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Fall 2011 AmeriGlide Achiever Recipient

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Erika Heatherly Fall 2011 Scholarship RecipientAbout the AmeriGlide Achiever Scholarship

Every year, the AmeriGlide Achiever Scholarship is awarded to two students who use wheelchairs and attend college full time. One of the requirements for receiving the AmeriGlide Achiever Scholarship is to provide a response to our essay question.

This semester's scholarship recipient is Erika Heatherly of Missippi State University; her response to the essay question is printed below.

 

Fall 2011 Essay Question:

What area of your school do you think would benefit from improved accessibility and how would you improve it? What area of your school do you feel has excellent accessibility and why?

 

Response:

I never realized how challenging being disabled was until I was in a car accident, which resulted in a spinal cord injury. I never really took the time to look at public places, especially schools, to see what was accessible for someone in a wheelchair. However, I soon learned I faced many challenges each day, when I began college after my accident.

I am a student at Mississippi State University in Starkville, Mississippi. After many long days my first semester, I realized the importance of universities being accessible. I immediately registered with the Office of Disabilities on campus and they have been a great help in helping me meet the many challenges of daily college life. However, there have been challenges which I face on a daily basis, some of which include parking, ramps, and elevators. One of the most difficult things I've came in contact with is parking. Mississippi State is a very large campus; therefore it requires me to be able to park close to my classes.

I have found that even with handicap parking it is still a good distance into the buildings. I become frustrated on a daily basis, while trying to locate a parking place; I have spent hours driving around campus waiting to find a parking place. I believe if you are truly disabled you should be able to park in any handicap parking place anywhere, whether it be on a university campus or at a Wal-Mart parking lot. The staff and faculty have gated parking at every building on campus, and inside these lots are also handicap parking places, but students are not allowed to park in these lots. On the days when I am riding around looking for a parking place, I have noticed these spaces in the gated areas are never used. I believe if you are truly disabled, these spaces should not be restricted to staff or faculty. It's hard enough to get to class in a wheelchair, but when you encounter parking problems or have to park across campus it becomes even more difficult.

I never understood the importance of a ramp or the challenge of getting into buildings, but I have found that the majority of ramps are found in the most random places to buildings. When you see a ramp, you think it is easy to push up or down, but it takes everything in your power just to push up the ramps to get into a building. The football stadium was an extremely big disappointment to me, due to the ramps. I was extremely excited about going to a football game, but that excitement soon ended when I realized I could not get into the student section with my friends. I was told I would have to sit in the handicapped area of the stadium, which was extremely disappointing. The facility has no ramps in the student section, but I purchased student tickets for seating in that area. However, I did go to one football game and go into the stadium, but without the help of two close friends, I would not have been able to get into the handicap seating area of the stadium. The ramp was so steep I could not push up the ramp without help, not only getting up the ramp was an issue but coming down the ramp was worse. I had a friend in front of me holding my chair, and a friend behind me to keep me from going too fast downhill, it is not safe. I feel like everyone should be treated equal regardless of disability, and a large stadium should not have limited access to functions at a large stadium.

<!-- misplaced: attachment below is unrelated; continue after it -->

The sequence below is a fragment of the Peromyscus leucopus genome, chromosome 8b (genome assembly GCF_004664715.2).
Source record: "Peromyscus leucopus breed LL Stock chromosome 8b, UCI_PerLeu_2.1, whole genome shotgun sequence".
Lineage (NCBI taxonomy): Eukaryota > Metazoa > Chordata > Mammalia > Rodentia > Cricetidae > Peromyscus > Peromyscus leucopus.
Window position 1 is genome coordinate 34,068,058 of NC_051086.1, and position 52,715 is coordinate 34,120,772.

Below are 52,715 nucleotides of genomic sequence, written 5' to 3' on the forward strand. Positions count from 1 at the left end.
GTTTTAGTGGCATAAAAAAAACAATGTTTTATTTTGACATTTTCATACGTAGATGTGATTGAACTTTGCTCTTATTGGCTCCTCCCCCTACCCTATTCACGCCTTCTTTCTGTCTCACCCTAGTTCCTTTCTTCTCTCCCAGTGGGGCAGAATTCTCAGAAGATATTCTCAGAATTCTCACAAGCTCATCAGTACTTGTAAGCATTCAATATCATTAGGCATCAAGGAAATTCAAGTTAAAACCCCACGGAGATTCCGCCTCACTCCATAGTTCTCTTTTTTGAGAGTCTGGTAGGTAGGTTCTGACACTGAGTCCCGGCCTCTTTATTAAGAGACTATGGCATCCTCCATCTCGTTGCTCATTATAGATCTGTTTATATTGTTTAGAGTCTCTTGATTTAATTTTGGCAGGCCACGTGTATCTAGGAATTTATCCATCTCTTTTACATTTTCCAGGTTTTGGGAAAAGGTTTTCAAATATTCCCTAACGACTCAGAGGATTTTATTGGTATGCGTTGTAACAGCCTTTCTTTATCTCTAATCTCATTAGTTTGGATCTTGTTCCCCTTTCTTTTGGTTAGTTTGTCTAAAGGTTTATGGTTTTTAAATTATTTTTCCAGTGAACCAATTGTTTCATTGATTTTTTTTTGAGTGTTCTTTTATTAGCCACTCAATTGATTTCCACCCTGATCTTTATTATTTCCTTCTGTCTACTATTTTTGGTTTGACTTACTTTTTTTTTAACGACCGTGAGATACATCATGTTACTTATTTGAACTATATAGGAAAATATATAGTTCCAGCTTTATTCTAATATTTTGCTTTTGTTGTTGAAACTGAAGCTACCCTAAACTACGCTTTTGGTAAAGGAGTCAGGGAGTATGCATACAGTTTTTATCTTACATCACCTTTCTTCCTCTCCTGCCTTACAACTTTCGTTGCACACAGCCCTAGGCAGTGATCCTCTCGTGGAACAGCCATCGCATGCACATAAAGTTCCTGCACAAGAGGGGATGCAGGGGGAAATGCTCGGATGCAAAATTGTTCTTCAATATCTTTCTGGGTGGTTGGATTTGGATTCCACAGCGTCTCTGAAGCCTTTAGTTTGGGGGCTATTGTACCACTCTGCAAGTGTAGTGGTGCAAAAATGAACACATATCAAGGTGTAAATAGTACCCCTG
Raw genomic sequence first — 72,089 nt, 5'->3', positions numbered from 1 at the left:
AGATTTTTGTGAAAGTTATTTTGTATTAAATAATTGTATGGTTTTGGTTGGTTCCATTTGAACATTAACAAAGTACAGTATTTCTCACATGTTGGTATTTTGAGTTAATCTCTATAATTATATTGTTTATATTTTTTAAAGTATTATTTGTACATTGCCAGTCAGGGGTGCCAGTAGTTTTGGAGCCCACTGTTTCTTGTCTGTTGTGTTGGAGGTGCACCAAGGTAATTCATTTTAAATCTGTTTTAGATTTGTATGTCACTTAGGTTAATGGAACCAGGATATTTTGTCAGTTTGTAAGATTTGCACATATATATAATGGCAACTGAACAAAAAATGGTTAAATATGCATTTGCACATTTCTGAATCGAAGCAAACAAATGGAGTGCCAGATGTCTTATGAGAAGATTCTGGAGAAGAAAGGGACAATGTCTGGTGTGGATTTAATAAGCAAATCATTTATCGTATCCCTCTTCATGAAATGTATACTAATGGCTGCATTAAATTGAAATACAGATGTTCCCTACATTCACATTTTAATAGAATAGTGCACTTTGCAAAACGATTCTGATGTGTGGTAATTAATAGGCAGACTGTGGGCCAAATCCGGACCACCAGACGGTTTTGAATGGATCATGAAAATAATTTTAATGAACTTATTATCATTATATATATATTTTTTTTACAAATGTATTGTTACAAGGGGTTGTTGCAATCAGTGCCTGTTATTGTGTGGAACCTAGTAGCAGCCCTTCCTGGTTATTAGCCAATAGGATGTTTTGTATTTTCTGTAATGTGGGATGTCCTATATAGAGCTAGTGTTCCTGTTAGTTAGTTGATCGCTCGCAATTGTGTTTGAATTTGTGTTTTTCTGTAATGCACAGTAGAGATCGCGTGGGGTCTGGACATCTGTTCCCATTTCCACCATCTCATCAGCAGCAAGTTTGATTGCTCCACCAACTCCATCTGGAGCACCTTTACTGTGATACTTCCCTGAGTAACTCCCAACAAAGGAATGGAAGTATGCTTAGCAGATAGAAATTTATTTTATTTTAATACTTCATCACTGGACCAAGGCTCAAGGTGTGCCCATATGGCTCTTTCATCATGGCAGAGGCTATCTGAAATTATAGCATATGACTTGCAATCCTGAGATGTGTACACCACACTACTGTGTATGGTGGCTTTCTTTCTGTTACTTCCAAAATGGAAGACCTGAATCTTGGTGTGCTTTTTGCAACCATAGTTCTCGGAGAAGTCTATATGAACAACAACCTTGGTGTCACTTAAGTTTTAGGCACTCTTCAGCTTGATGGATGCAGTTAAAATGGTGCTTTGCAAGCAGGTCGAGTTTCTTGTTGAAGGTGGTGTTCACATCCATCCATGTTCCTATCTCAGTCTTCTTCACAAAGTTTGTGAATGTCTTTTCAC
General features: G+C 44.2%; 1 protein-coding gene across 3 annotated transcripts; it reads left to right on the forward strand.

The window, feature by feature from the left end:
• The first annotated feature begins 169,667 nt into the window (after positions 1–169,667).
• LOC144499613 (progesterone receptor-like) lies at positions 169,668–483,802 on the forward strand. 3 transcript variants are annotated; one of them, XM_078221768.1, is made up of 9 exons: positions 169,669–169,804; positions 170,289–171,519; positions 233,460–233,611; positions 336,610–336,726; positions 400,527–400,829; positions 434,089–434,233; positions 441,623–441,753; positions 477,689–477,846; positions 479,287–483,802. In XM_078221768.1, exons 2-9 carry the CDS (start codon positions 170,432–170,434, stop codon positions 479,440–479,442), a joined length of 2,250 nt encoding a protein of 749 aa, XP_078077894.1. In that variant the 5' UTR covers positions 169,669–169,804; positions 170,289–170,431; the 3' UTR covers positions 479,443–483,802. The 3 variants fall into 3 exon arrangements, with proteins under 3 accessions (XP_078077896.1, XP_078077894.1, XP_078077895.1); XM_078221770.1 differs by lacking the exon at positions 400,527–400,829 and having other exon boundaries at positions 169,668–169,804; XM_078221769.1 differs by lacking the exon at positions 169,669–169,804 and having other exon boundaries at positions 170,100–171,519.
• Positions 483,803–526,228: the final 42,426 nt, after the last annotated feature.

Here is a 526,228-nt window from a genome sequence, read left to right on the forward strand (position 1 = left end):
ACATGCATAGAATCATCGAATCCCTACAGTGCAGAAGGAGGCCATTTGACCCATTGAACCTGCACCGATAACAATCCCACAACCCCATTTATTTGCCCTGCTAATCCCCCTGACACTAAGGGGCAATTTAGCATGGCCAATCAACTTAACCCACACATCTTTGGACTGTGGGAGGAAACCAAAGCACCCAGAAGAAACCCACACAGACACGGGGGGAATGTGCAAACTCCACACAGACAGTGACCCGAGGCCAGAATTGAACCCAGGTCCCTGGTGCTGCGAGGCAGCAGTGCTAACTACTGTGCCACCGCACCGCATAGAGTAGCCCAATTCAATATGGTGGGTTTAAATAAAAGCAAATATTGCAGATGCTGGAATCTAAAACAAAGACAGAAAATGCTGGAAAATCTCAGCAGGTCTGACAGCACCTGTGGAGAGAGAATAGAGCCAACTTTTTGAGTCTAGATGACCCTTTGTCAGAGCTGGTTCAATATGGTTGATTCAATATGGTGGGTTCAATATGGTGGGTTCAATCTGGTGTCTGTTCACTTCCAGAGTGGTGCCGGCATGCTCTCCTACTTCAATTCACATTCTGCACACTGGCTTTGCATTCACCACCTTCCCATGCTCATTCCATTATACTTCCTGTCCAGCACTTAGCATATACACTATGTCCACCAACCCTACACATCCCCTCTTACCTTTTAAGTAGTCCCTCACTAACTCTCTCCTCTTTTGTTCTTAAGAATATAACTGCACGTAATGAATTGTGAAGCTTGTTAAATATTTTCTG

My major is Kinesiology, and my department is located in a building on campus, which has no elevator. I have been blessed to have good professors (so far) that have done everything they could possibly do to accommodate my needs, but I canÕt easily go see my advisor or any of my professors without calling or emailing and asking for a meeting at another location. I have had several classes and will have other classes that are held upstairs.

So far, they have moved the classes to a new location, but it makes me feel like I am constantly bothering department security to make other arrangements for me. I'm sure I'm not the only student that needs an elevator, but it is 2011 and this is an issue at a university in a public building. I believe this is an issue that should have been fixed a very long time ago. So far, regardless of the many issues and challenges I have faced, I have had a great experience at MSU. I do believe there are several things my campus could do to improve the campus to make it more accessible. I believe parking should be addressed at every university and more time should be spent constructing ramps and entrances to public buildings. I would love to see automatic doors at entrances of all the buildings on campus this would be so helpful. I think a lot of the problem with the issues I face every day is the fact that the decision makers have never faced any of these challenges or had someone in their family with a physical disability. It would be easy to let these challenges get me down, but instead I have tried to push for improvements, so maybe if they don't happen while I'm a student at MSU, maybe someone else will reap the benefits.

 
 
 
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